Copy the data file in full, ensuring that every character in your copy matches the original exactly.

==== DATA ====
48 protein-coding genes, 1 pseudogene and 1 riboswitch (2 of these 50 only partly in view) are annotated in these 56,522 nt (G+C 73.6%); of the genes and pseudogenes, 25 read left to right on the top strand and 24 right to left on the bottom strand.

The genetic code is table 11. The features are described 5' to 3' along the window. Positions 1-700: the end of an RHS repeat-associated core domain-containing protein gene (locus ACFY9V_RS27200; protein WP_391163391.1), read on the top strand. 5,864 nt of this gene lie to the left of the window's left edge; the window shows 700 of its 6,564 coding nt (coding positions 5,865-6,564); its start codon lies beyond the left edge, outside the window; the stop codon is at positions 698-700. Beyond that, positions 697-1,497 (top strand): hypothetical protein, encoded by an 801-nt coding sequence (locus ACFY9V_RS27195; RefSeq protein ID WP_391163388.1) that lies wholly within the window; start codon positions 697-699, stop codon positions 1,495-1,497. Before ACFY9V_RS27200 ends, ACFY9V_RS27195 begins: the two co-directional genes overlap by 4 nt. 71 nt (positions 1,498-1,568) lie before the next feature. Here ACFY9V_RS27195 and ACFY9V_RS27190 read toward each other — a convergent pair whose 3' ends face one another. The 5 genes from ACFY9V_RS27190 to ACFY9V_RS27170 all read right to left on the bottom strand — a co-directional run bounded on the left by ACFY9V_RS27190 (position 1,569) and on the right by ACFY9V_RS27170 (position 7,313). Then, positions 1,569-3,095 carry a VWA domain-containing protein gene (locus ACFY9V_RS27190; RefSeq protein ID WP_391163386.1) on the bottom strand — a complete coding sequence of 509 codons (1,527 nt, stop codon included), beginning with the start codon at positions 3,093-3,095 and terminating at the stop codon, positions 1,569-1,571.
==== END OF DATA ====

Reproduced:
48 protein-coding genes, 1 pseudogene and 1 riboswitch (2 of these 50 only partly in view) are annotated in these 56,522 nt (G+C 73.6%); of the genes and pseudogenes, 25 read left to right on the top strand and 24 right to left on the bottom strand.

The genetic code is table 11. The features are described 5' to 3' along the window. Positions 1-700: the end of an RHS repeat-associated core domain-containing protein gene (locus ACFY9V_RS27200; protein WP_391163391.1), read on the top strand. 5,864 nt of this gene lie to the left of the window's left edge; the window shows 700 of its 6,564 coding nt (coding positions 5,865-6,564); its start codon lies beyond the left edge, outside the window; the stop codon is at positions 698-700. Beyond that, positions 697-1,497 (top strand): hypothetical protein, encoded by an 801-nt coding sequence (locus ACFY9V_RS27195; RefSeq protein ID WP_391163388.1) that lies wholly within the window; start codon positions 697-699, stop codon positions 1,495-1,497. Before ACFY9V_RS27200 ends, ACFY9V_RS27195 begins: the two co-directional genes overlap by 4 nt. 71 nt (positions 1,498-1,568) lie before the next feature. Here ACFY9V_RS27195 and ACFY9V_RS27190 read toward each other — a convergent pair whose 3' ends face one another. The 5 genes from ACFY9V_RS27190 to ACFY9V_RS27170 all read right to left on the bottom strand — a co-directional run bounded on the left by ACFY9V_RS27190 (position 1,569) and on the right by ACFY9V_RS27170 (position 7,313). Then, positions 1,569-3,095 carry a VWA domain-containing protein gene (locus ACFY9V_RS27190; RefSeq protein ID WP_391163386.1) on the bottom strand — a complete coding sequence of 509 codons (1,527 nt, stop codon included), beginning with the start codon at positions 3,093-3,095 and terminating at the stop codon, positions 1,569-1,571.